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Reviews of Blue Ruin by Hari Kunzru

Blue Ruin by Hari Kunzru

Blue Ruin

A Novel

by Hari Kunzru
  • Critics' Opinion:
  • Readers' Opinion:
  •  Not Yet Rated
  • First Published:
  • May 14, 2024
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About This Book

Book Summary

From one of the sharpest voices in fiction today, a profound and enthralling novel about beauty and power, capital, art and those who devote their lives to creating it

Once, Jay was an artist. After graduating from art school in London, he was tipped for greatness, a promising career taking shape before him. That was not to happen. Now, undocumented in the United States, having survived Covid, he lives out of his car and barely makes a living as an essential worker, delivering groceries in a wealthy area of upstate New York. One day, as Jay attempts to make a delivery at a house surrounded by acres of woods, he is confronted by his destructive past: Alice, a former lover from his art school days, and the friend she left him for. Recognizing Jay's dire circumstances, Alice invites him to stay on their property—where an erratic gallery owner and his girlfriend are isolating as well—setting in motion a reckoning that has been decades in the making.

Gripping and brilliantly orchestrated, Blue Ruin moves back and forth through time, delivering an extraordinary portrait of an artist as he reunites with his past and confronts the world he once loved and left behind.

Excerpt
Blue Ruin

I swung my legs out of bed and stood up carefully. I felt light-headed and hungry, though better than before. I decided to go and scavenge through the bags of groceries in the car, but when I got to the bottom of the stairs, I found a tote bag filled with supplies and a note from Alice saying I'd been asleep when she came and she hadn't wanted to wake me. There were some cut sandwiches wrapped in aluminum foil, bottled water, painkillers, toilet paper, a toothbrush, hand sanitizer, fresh masks. I held the bag as if it were a bomb. It had been a long time since anyone had made me a care package.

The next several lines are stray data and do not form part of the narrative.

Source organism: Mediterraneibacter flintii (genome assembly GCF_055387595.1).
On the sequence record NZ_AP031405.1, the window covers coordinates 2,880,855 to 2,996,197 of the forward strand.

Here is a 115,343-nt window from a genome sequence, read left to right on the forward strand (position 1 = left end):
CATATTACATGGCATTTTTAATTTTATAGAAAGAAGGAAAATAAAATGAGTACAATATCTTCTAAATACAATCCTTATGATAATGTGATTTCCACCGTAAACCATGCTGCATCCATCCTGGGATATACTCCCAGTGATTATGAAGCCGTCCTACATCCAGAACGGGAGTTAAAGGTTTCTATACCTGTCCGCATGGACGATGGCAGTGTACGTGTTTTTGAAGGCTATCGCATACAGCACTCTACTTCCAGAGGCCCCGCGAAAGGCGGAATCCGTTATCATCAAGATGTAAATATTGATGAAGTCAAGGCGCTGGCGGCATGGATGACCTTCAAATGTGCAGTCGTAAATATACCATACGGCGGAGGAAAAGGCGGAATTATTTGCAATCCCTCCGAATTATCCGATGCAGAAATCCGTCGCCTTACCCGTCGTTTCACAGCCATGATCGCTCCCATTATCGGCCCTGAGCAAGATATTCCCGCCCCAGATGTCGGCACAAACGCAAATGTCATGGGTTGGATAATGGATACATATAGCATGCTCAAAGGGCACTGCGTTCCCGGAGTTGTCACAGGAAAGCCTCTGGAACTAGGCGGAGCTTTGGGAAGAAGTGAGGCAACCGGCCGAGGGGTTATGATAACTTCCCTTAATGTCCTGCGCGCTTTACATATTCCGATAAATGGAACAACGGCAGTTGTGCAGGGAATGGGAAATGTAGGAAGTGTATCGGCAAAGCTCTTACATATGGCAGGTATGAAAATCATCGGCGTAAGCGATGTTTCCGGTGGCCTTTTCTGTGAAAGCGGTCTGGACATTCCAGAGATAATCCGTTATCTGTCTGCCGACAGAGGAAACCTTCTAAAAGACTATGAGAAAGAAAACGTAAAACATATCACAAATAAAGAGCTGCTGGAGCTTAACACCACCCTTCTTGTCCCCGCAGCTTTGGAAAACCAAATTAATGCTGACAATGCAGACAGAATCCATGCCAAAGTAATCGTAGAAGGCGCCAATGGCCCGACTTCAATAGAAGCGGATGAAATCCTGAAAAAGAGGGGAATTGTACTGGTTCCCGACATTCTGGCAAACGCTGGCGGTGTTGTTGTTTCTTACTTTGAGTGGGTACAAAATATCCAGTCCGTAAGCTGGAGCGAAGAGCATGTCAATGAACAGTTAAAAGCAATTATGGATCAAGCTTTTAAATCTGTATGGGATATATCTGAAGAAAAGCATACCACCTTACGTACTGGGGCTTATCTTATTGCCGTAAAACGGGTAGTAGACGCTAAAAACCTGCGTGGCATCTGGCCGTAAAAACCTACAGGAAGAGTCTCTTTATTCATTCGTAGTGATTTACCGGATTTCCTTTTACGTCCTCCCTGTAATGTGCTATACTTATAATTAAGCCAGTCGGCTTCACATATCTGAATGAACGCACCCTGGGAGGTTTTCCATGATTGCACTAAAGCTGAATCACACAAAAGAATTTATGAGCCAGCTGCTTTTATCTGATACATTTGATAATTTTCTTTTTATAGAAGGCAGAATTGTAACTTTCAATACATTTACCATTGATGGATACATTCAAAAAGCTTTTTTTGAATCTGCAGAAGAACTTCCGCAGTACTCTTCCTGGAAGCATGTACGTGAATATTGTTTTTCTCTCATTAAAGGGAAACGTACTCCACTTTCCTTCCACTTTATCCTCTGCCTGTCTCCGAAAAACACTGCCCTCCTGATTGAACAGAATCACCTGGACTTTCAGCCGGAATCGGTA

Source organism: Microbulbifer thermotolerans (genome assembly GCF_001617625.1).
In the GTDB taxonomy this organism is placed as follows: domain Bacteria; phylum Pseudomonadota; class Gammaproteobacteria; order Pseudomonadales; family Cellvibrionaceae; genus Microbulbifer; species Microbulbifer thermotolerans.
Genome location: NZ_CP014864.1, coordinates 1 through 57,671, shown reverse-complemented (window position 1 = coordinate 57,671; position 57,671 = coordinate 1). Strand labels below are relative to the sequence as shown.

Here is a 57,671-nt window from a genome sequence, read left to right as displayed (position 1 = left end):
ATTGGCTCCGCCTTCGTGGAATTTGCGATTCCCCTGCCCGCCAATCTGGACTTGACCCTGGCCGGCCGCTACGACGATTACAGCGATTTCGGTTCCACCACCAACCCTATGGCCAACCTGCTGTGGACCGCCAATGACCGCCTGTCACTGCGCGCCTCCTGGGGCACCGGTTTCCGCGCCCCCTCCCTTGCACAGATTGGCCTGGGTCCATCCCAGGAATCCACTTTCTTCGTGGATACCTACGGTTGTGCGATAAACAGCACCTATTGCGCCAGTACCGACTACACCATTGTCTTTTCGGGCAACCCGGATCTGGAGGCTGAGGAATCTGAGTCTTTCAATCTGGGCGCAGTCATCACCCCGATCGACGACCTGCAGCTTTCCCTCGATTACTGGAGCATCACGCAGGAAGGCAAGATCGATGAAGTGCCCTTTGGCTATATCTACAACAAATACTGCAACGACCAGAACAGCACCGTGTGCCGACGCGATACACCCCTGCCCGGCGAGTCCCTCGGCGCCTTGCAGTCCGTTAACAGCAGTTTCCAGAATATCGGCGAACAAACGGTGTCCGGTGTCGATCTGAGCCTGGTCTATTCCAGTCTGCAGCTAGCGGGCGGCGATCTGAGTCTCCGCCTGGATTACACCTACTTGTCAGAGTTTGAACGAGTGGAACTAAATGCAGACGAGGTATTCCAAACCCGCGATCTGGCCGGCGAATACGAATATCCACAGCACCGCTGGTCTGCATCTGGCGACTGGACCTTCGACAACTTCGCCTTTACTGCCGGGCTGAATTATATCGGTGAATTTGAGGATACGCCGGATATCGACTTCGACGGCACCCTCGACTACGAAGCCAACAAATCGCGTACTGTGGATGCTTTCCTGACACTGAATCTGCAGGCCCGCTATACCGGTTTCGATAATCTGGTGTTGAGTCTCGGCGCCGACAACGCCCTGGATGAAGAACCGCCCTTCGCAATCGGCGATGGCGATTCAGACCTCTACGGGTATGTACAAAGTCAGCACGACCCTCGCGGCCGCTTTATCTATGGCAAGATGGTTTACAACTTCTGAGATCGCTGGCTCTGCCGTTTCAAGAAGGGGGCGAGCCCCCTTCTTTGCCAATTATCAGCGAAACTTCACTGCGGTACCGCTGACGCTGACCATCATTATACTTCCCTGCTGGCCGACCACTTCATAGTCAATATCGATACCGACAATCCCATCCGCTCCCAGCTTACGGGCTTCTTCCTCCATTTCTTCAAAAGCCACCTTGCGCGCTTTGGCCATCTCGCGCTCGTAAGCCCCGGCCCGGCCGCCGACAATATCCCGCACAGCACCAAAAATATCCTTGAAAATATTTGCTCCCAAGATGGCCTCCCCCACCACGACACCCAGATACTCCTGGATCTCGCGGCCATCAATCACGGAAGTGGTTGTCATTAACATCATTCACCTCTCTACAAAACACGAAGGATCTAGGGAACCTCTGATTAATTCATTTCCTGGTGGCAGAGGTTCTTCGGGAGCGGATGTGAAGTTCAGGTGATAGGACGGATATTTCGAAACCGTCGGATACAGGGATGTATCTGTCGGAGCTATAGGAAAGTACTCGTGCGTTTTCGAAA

One corner of the barn had been partitioned with plasterboard, and I opened a door to find a basic but functional bathroom with a shower stall wedged next to the toilet. I went to the car to see if I had any fresh clothes. An hour later I was washed, dressed and shaved, feeling cleaner than I had in days, but so tired that I had to go back upstairs to lie down. Almost at once I ...

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Reviews

BookBrowse Review

BookBrowse

Like Red Pill and White Tears, the first two novels in Hari Kunzru's loosely connected Three-Colors trilogy, Blue Ruin stands alone as both a powerful novel of ideas and a compelling story. Although the three books are entirely different in theme, character, and setting, each focuses on specific cultural moments of the recent past. Blue Ruin alternates between the London art scene during the final years of the 20th century—in its exhilarating heyday of change, youth, and lucrative optimism—and upstate New York twenty years later, during the lockdown phase of the COVID-19 pandemic, which so sharply exposed the different trajectories of those with wealth and privilege and those without resources.

Kunzru is masterful at sprinkling surprising revelations into the plot, which will keep readers continually reshaping their impressions as more intriguing details are unveiled. This novel may raise more questions than it answers, but Kunzru is wise to utilize the urgencies of the pandemic—the very definition of an unknowable future—to spur his characters into grappling with their complicated pasts and imagining lives beyond lockdown...continued